14. You can’t make anyone love you.
    15. No one is any stronger or any weaker than anyone else.
    16. Everyone is, in his own way, vulnerable.
    17. There are no great men.
    18. If you have a hero, look again: you have diminished yourself in some way.
    19. Everyone lies, cheats, pretends, (yes, you too, and most certainly I myself).
    20. All evil is potential vitality in need of transformation.
    21. All of you is worth something, if you will only own it.
    22. Progress is an illusion.
    23. Evil can be displaced but never eradicated, as all solutions breed new problems.
    24. Yet it is necessary to keep on struggling toward solution.
    25. Childhood is a nightmare.
    26. But it is so very hard to be an on-your-own, take-care-of-yourself-cause-there-is-no- one-else-to-do-it-for-you grown-up.
    27. Each of us is ultimately alone.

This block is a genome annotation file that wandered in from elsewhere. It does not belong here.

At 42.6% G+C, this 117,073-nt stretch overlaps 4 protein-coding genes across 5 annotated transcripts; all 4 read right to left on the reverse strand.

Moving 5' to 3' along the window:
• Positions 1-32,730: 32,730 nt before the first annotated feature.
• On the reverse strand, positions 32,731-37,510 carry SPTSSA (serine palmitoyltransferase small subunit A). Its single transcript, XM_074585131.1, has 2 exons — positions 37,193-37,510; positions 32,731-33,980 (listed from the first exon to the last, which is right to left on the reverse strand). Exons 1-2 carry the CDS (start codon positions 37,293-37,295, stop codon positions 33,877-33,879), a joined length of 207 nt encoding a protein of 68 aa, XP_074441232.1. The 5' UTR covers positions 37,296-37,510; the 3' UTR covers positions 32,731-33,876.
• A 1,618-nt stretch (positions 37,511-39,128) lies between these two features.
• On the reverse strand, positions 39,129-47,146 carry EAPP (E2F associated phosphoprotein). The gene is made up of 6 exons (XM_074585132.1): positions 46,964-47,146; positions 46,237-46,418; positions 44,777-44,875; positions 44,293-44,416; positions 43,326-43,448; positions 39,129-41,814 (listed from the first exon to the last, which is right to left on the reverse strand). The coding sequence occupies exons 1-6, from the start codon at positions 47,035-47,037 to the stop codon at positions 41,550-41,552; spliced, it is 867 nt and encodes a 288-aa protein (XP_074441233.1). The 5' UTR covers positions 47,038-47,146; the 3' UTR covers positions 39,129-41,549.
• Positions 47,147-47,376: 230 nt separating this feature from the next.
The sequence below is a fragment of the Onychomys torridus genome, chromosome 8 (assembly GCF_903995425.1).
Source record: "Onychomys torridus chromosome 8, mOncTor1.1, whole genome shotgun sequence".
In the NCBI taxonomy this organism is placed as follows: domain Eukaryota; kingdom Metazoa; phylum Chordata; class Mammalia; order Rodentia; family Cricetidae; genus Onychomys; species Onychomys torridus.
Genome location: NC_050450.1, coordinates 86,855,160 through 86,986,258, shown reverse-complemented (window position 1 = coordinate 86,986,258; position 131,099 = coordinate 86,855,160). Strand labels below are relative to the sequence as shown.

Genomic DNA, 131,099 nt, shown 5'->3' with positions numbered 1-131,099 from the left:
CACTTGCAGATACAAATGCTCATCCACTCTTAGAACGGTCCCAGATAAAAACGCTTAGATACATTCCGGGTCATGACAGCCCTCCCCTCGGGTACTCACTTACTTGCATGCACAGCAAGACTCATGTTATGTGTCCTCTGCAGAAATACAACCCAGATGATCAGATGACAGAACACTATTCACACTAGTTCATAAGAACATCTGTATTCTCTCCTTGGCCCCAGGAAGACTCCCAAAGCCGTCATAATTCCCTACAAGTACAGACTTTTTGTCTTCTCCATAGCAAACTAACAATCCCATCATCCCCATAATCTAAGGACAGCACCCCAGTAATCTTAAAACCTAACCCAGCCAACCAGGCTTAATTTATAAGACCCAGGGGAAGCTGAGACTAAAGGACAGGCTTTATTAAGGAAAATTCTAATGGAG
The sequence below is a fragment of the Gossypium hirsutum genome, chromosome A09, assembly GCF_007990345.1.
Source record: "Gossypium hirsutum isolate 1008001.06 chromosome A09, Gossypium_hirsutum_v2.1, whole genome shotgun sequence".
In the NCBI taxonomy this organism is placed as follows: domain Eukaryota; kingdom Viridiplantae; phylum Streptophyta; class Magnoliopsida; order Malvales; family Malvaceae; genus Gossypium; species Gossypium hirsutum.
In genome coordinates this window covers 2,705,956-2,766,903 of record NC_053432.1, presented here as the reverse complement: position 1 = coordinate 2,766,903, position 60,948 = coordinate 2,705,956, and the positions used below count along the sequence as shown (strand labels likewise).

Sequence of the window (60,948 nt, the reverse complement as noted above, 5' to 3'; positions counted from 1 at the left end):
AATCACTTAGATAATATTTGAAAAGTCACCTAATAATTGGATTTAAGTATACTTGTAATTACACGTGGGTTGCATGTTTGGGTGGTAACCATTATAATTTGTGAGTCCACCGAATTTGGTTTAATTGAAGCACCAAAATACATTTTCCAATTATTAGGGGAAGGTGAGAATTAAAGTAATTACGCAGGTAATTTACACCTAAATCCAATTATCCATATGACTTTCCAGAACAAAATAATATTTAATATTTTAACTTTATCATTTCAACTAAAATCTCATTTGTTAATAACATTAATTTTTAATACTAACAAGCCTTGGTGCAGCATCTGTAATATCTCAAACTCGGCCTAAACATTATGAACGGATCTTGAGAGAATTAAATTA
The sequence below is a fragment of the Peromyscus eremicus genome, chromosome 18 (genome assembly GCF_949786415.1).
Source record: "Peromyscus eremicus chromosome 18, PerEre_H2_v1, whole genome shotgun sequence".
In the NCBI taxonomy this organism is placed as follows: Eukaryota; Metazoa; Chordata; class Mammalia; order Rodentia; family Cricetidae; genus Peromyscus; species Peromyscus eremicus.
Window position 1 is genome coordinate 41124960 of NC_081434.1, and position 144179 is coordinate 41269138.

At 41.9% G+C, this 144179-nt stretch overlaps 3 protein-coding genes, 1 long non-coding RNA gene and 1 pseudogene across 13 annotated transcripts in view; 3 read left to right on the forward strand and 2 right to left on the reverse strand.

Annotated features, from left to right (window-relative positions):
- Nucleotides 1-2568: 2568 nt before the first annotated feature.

28. The most important things, each man must do for himself.
    29. Love is not enough, but it sure helps.
    30. We have only ourselves and one another. That may not be much but that’s all there is.
    31. How strange that so often, it all seems worth it.
    32. We must live within the ambiguity of partial freedom, partial power and partial knowledge.
    33. All important decisions must be made on the basis of insufficient data.
    34. Yet we are responsible for everything we do.
    35. No excuses will be accepted.
    36. You can run, but you can’t hide.
    37. It is most important to run out of scapegoats.
    38. We must learn the power of living with our helplessness.
    39. The only victory lies in surrender to oneself.
    40. All of the significant battles are waged within the self.
    41. You are free to do whatever you like. You need only face the consequences.
    42. What do you know…for sure…anyway?
    43. Learn to forgive yourself, again and again and again and again…

    1 year ago
  15. Yram

    I am thinking that I would want my younger self to give me wisdom from my past. I want it to remind me of playfulness, confidence, friendship, resilience, trust, and exploration.

    1 year ago
    1. Barb C

      Love this reminder that our younger selves would have something to teach our older selves. Wisdom isn’t a one-way street.

      1 year ago